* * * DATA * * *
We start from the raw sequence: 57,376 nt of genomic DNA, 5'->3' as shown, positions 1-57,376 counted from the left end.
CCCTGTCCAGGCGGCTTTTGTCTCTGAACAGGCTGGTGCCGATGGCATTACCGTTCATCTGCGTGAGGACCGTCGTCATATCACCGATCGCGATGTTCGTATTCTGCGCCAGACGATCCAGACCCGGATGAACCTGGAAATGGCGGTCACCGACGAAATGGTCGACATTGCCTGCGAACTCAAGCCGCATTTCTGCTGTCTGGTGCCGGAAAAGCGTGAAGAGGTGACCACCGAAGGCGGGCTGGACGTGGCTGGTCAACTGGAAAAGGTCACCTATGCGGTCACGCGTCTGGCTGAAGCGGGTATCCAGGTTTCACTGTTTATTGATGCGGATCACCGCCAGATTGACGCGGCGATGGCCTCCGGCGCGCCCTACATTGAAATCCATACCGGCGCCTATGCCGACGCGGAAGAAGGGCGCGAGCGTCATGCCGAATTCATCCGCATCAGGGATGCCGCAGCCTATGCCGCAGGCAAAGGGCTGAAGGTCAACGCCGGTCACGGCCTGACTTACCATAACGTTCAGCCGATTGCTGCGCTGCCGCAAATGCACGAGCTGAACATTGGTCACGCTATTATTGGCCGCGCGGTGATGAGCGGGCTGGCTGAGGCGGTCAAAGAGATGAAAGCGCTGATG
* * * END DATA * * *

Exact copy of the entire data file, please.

We start from the raw sequence: 57,376 nt of genomic DNA, 5'->3' as shown, positions 1-57,376 counted from the left end.
CCCTGTCCAGGCGGCTTTTGTCTCTGAACAGGCTGGTGCCGATGGCATTACCGTTCATCTGCGTGAGGACCGTCGTCATATCACCGATCGCGATGTTCGTATTCTGCGCCAGACGATCCAGACCCGGATGAACCTGGAAATGGCGGTCACCGACGAAATGGTCGACATTGCCTGCGAACTCAAGCCGCATTTCTGCTGTCTGGTGCCGGAAAAGCGTGAAGAGGTGACCACCGAAGGCGGGCTGGACGTGGCTGGTCAACTGGAAAAGGTCACCTATGCGGTCACGCGTCTGGCTGAAGCGGGTATCCAGGTTTCACTGTTTATTGATGCGGATCACCGCCAGATTGACGCGGCGATGGCCTCCGGCGCGCCCTACATTGAAATCCATACCGGCGCCTATGCCGACGCGGAAGAAGGGCGCGAGCGTCATGCCGAATTCATCCGCATCAGGGATGCCGCAGCCTATGCCGCAGGCAAAGGGCTGAAGGTCAACGCCGGTCACGGCCTGACTTACCATAACGTTCAGCCGATTGCTGCGCTGCCGCAAATGCACGAGCTGAACATTGGTCACGCTATTATTGGCCGCGCGGTGATGAGCGGGCTGGCTGAGGCGGTCAAAGAGATGAAAGCGCTGATG